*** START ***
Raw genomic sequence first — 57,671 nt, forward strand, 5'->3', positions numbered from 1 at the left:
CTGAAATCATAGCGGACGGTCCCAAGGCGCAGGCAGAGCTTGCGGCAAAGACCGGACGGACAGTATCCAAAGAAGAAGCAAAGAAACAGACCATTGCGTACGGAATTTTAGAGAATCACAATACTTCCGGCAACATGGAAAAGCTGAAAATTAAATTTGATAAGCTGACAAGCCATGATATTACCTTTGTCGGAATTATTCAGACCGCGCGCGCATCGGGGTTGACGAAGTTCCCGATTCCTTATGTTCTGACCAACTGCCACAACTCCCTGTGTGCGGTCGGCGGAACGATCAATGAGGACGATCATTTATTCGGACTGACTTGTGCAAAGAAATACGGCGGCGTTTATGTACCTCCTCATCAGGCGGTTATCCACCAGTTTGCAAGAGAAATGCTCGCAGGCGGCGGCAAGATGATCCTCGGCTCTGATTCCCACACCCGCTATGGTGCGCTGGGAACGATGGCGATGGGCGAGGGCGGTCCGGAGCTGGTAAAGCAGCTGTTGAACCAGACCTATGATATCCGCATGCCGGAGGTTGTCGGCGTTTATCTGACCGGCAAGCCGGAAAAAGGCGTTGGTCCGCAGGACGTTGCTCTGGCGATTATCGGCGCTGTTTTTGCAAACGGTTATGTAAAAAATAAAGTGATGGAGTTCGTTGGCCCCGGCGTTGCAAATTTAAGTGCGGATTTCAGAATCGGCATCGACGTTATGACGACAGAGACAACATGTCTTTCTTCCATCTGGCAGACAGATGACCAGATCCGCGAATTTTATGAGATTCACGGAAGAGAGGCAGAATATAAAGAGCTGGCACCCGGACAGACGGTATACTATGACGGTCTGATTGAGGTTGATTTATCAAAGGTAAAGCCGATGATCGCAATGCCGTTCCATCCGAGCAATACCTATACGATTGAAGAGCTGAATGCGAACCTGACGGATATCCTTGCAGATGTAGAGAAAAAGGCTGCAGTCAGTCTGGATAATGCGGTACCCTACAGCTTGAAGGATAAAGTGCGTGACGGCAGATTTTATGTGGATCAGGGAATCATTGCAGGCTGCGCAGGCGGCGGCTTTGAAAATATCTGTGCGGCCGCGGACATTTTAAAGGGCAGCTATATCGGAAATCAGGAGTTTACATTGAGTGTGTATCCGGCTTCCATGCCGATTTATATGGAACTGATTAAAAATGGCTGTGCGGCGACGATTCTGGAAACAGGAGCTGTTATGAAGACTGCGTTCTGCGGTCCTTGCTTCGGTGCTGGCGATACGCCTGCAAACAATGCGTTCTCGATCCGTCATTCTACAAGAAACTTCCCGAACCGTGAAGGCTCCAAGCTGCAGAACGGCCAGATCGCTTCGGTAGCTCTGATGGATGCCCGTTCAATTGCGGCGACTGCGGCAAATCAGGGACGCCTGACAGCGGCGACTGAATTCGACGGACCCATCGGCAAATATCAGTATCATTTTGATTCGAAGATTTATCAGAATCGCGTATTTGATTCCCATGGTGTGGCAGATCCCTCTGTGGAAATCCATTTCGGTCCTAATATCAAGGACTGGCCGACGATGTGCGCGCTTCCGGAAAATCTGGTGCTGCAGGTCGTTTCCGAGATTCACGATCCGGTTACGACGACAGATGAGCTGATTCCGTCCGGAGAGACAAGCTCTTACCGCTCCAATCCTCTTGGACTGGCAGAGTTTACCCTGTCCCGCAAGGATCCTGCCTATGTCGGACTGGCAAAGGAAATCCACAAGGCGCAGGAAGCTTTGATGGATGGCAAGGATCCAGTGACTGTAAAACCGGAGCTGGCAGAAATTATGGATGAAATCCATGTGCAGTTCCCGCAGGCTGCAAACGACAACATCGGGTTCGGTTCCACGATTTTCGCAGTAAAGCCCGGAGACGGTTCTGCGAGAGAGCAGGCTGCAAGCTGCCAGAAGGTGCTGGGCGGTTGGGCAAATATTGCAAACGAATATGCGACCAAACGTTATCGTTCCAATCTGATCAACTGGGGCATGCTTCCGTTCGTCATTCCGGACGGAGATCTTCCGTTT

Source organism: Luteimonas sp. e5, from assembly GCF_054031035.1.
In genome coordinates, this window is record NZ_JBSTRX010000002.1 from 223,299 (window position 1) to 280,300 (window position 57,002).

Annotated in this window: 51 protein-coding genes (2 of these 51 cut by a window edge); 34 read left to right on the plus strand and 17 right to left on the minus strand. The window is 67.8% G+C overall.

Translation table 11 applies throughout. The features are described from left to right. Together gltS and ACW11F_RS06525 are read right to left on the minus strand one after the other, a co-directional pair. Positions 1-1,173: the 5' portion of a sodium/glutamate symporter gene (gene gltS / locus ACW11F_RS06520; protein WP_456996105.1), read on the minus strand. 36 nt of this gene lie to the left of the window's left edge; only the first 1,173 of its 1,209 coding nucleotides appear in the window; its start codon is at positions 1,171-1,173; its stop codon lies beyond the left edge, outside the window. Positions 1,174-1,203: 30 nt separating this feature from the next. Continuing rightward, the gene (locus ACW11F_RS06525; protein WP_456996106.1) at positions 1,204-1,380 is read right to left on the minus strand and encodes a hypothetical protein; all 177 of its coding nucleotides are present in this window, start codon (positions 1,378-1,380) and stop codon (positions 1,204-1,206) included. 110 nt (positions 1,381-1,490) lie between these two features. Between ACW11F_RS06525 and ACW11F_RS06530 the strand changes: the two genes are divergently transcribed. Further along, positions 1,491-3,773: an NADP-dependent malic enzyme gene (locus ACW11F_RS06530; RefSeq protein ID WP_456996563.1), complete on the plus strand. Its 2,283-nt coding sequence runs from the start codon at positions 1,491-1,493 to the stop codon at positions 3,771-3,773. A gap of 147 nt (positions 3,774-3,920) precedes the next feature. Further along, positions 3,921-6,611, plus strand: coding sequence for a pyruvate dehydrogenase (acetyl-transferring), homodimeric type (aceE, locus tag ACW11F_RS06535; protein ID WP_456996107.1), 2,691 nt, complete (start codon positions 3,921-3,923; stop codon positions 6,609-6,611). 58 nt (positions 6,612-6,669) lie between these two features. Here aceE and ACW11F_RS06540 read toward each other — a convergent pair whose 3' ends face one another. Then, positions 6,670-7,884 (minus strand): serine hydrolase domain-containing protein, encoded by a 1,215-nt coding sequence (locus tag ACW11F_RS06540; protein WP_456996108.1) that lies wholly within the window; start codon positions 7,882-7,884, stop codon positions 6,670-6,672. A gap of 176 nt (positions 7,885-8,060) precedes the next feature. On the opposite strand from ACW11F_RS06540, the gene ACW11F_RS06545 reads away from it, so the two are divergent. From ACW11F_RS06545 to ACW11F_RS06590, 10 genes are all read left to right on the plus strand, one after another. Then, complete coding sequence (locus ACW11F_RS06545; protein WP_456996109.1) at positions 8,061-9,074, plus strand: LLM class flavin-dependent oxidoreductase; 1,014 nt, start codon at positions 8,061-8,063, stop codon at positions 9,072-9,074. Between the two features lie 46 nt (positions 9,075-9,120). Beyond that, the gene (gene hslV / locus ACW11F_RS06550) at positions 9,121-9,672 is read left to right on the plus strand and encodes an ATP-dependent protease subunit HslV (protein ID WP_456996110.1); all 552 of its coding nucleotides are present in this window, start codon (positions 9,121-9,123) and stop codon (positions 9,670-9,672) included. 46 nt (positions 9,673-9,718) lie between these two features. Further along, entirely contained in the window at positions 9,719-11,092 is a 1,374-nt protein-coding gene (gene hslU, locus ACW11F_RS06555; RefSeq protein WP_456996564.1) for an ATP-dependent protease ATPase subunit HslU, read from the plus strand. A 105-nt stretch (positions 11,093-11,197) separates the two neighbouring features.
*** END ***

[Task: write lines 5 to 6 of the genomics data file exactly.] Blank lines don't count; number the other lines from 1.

Annotated in this window: 51 protein-coding genes (2 of these 51 cut by a window edge); 34 read left to right on the plus strand and 17 right to left on the minus strand. The window is 67.8% G+C overall.

Translation table 11 applies throughout. The features are described from left to right. Together gltS and ACW11F_RS06525 are read right to left on the minus strand one after the other, a co-directional pair. Positions 1-1,173: the 5' portion of a sodium/glutamate symporter gene (gene gltS / locus ACW11F_RS06520; protein WP_456996105.1), read on the minus strand. 36 nt of this gene lie to the left of the window's left edge; only the first 1,173 of its 1,209 coding nucleotides appear in the window; its start codon is at positions 1,171-1,173; its stop codon lies beyond the left edge, outside the window. Positions 1,174-1,203: 30 nt separating this feature from the next. Continuing rightward, the gene (locus ACW11F_RS06525; protein WP_456996106.1) at positions 1,204-1,380 is read right to left on the minus strand and encodes a hypothetical protein; all 177 of its coding nucleotides are present in this window, start codon (positions 1,378-1,380) and stop codon (positions 1,204-1,206) included. 110 nt (positions 1,381-1,490) lie between these two features. Between ACW11F_RS06525 and ACW11F_RS06530 the strand changes: the two genes are divergently transcribed. Further along, positions 1,491-3,773: an NADP-dependent malic enzyme gene (locus ACW11F_RS06530; RefSeq protein ID WP_456996563.1), complete on the plus strand. Its 2,283-nt coding sequence runs from the start codon at positions 1,491-1,493 to the stop codon at positions 3,771-3,773. A gap of 147 nt (positions 3,774-3,920) precedes the next feature. Further along, positions 3,921-6,611, plus strand: coding sequence for a pyruvate dehydrogenase (acetyl-transferring), homodimeric type (aceE, locus tag ACW11F_RS06535; protein ID WP_456996107.1), 2,691 nt, complete (start codon positions 3,921-3,923; stop codon positions 6,609-6,611). 58 nt (positions 6,612-6,669) lie between these two features. Here aceE and ACW11F_RS06540 read toward each other — a convergent pair whose 3' ends face one another. Then, positions 6,670-7,884 (minus strand): serine hydrolase domain-containing protein, encoded by a 1,215-nt coding sequence (locus tag ACW11F_RS06540; protein WP_456996108.1) that lies wholly within the window; start codon positions 7,882-7,884, stop codon positions 6,670-6,672. A gap of 176 nt (positions 7,885-8,060) precedes the next feature. On the opposite strand from ACW11F_RS06540, the gene ACW11F_RS06545 reads away from it, so the two are divergent. From ACW11F_RS06545 to ACW11F_RS06590, 10 genes are all read left to right on the plus strand, one after another. Then, complete coding sequence (locus ACW11F_RS06545; protein WP_456996109.1) at positions 8,061-9,074, plus strand: LLM class flavin-dependent oxidoreductase; 1,014 nt, start codon at positions 8,061-8,063, stop codon at positions 9,072-9,074. Between the two features lie 46 nt (positions 9,075-9,120). Beyond that, the gene (gene hslV / locus ACW11F_RS06550) at positions 9,121-9,672 is read left to right on the plus strand and encodes an ATP-dependent protease subunit HslV (protein ID WP_456996110.1); all 552 of its coding nucleotides are present in this window, start codon (positions 9,121-9,123) and stop codon (positions 9,670-9,672) included. 46 nt (positions 9,673-9,718) lie between these two features. Further along, entirely contained in the window at positions 9,719-11,092 is a 1,374-nt protein-coding gene (gene hslU, locus ACW11F_RS06555; RefSeq protein WP_456996564.1) for an ATP-dependent protease ATPase subunit HslU, read from the plus strand. A 105-nt stretch (positions 11,093-11,197) separates the two neighbouring features.